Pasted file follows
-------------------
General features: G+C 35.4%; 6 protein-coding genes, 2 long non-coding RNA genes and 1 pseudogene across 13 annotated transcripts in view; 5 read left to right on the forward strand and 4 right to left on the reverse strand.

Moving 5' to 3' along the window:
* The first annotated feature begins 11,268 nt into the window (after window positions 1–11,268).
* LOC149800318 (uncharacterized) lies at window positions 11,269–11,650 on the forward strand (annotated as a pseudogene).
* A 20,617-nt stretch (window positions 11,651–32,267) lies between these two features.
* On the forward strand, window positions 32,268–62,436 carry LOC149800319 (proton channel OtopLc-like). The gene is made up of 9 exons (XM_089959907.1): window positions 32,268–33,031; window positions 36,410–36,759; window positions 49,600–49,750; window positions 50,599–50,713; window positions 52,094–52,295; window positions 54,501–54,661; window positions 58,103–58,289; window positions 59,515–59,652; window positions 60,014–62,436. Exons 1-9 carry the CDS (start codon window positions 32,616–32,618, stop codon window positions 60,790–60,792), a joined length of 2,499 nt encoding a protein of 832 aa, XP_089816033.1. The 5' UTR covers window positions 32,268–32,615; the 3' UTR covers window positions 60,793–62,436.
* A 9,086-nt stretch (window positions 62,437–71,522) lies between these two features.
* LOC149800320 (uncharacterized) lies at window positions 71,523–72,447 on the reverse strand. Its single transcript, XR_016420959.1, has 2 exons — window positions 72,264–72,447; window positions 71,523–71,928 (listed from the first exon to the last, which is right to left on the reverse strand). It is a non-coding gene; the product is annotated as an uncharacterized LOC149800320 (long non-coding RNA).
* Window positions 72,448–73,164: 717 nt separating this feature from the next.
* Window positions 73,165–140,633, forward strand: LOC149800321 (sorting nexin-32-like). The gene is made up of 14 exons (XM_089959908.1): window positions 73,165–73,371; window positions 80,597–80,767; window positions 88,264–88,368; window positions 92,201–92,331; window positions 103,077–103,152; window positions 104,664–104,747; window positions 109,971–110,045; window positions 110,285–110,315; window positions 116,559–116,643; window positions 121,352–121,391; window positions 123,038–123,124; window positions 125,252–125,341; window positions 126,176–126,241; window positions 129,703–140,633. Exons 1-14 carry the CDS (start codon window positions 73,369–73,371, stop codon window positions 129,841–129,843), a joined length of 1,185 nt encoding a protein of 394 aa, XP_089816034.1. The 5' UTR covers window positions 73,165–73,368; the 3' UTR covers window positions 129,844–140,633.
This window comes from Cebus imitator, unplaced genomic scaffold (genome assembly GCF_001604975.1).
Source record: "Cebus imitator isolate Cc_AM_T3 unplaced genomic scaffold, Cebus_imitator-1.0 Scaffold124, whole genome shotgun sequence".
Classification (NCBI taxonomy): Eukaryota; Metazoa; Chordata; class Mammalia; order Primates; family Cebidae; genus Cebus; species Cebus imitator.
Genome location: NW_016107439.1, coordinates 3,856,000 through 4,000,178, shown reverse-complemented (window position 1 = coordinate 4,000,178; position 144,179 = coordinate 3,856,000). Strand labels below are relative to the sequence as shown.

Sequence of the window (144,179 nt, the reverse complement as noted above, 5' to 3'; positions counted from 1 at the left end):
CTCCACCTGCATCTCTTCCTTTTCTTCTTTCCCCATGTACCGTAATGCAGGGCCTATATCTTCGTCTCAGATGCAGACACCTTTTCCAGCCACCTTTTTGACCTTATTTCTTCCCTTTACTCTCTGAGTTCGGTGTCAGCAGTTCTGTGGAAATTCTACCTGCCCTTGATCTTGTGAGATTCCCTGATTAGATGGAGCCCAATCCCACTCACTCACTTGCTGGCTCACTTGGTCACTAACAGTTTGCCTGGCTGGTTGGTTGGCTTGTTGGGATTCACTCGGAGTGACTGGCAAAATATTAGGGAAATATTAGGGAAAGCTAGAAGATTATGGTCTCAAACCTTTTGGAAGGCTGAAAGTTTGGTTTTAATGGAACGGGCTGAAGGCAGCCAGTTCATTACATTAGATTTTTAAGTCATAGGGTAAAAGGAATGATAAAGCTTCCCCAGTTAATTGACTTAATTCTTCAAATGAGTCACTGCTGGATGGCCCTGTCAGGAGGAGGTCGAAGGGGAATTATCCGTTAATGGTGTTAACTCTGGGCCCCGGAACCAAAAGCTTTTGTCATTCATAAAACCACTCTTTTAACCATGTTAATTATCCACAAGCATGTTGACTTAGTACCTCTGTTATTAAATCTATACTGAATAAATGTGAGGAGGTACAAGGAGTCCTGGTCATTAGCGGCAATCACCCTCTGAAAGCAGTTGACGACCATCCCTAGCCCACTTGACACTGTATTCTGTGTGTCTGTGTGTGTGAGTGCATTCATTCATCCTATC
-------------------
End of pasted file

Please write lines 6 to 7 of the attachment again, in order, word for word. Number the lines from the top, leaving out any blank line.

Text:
* On the forward strand, window positions 32,268–62,436 carry LOC149800319 (proton channel OtopLc-like). The gene is made up of 9 exons (XM_089959907.1): window positions 32,268–33,031; window positions 36,410–36,759; window positions 49,600–49,750; window positions 50,599–50,713; window positions 52,094–52,295; window positions 54,501–54,661; window positions 58,103–58,289; window positions 59,515–59,652; window positions 60,014–62,436. Exons 1-9 carry the CDS (start codon window positions 32,616–32,618, stop codon window positions 60,790–60,792), a joined length of 2,499 nt encoding a protein of 832 aa, XP_089816033.1. The 5' UTR covers window positions 32,268–32,615; the 3' UTR covers window positions 60,793–62,436.
* A 9,086-nt stretch (window positions 62,437–71,522) lies between these two features.